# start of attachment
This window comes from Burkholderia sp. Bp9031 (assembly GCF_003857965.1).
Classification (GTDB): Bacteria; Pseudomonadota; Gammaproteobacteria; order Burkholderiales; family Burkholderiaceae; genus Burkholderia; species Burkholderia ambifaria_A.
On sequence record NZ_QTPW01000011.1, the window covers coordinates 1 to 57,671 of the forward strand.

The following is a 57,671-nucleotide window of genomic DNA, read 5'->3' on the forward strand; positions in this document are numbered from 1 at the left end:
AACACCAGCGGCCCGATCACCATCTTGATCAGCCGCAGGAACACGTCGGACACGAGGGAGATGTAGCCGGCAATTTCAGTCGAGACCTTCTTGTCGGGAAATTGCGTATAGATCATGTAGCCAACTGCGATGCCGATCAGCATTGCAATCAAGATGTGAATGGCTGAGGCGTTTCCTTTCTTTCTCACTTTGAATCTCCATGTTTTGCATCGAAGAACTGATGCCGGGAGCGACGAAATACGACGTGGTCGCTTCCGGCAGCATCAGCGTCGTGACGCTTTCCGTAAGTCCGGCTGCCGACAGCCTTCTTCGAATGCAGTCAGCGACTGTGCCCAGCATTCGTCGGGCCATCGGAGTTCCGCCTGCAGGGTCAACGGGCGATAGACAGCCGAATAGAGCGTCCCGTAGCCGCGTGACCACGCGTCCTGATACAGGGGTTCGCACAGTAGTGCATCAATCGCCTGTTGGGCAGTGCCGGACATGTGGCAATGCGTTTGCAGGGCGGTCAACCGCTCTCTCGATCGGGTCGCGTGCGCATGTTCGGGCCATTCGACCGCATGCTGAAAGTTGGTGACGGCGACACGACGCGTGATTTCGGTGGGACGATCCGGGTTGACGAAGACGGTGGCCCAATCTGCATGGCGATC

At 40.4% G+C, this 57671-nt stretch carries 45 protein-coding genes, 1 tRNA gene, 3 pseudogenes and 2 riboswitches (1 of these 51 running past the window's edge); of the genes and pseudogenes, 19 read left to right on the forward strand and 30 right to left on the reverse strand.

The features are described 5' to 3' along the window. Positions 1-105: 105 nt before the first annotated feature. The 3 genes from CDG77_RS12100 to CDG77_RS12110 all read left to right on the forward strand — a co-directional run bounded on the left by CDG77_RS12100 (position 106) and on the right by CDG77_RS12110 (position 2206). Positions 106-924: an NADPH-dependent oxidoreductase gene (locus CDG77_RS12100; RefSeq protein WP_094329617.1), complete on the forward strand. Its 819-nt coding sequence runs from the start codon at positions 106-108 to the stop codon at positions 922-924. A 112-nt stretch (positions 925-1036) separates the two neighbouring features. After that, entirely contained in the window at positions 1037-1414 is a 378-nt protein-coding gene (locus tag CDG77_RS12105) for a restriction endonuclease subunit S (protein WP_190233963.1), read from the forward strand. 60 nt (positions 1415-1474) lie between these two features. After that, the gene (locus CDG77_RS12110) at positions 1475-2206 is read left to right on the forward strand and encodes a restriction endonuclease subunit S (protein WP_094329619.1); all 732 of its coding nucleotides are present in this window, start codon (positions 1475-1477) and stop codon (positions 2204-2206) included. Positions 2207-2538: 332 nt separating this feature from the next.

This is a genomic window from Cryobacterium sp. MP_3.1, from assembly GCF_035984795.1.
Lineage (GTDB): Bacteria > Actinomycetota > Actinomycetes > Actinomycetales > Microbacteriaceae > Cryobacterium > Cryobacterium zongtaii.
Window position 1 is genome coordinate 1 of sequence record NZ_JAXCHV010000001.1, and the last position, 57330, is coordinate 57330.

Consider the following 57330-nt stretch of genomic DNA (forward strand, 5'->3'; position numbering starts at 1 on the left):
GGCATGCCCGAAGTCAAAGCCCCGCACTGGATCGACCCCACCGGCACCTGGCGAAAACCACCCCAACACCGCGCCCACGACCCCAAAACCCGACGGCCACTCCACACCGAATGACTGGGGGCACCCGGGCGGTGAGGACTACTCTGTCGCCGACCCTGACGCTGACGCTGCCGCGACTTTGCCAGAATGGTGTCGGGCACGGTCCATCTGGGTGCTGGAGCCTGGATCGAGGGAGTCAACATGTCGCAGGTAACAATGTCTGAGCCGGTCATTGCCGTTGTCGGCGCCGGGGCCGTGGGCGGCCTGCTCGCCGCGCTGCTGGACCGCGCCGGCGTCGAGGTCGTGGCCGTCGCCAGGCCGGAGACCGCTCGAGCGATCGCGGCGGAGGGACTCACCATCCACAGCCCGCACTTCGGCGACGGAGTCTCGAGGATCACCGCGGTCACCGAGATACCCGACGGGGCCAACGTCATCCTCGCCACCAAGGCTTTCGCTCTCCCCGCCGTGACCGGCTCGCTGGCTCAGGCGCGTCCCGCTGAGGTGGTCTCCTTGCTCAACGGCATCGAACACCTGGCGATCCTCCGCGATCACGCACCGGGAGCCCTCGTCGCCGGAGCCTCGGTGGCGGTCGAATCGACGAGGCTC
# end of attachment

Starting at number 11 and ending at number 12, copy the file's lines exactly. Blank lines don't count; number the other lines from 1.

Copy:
Consider the following 57330-nt stretch of genomic DNA (forward strand, 5'->3'; position numbering starts at 1 on the left):
GGCATGCCCGAAGTCAAAGCCCCGCACTGGATCGACCCCACCGGCACCTGGCGAAAACCACCCCAACACCGCGCCCACGACCCCAAAACCCGACGGCCACTCCACACCGAATGACTGGGGGCACCCGGGCGGTGAGGACTACTCTGTCGCCGACCCTGACGCTGACGCTGCCGCGACTTTGCCAGAATGGTGTCGGGCACGGTCCATCTGGGTGCTGGAGCCTGGATCGAGGGAGTCAACATGTCGCAGGTAACAATGTCTGAGCCGGTCATTGCCGTTGTCGGCGCCGGGGCCGTGGGCGGCCTGCTCGCCGCGCTGCTGGACCGCGCCGGCGTCGAGGTCGTGGCCGTCGCCAGGCCGGAGACCGCTCGAGCGATCGCGGCGGAGGGACTCACCATCCACAGCCCGCACTTCGGCGACGGAGTCTCGAGGATCACCGCGGTCACCGAGATACCCGACGGGGCCAACGTCATCCTCGCCACCAAGGCTTTCGCTCTCCCCGCCGTGACCGGCTCGCTGGCTCAGGCGCGTCCCGCTGAGGTGGTCTCCTTGCTCAACGGCATCGAACACCTGGCGATCCTCCGCGATCACGCACCGGGAGCCCTCGTCGCCGGAGCCTCGGTGGCGGTCGAATCGACGAGGCTC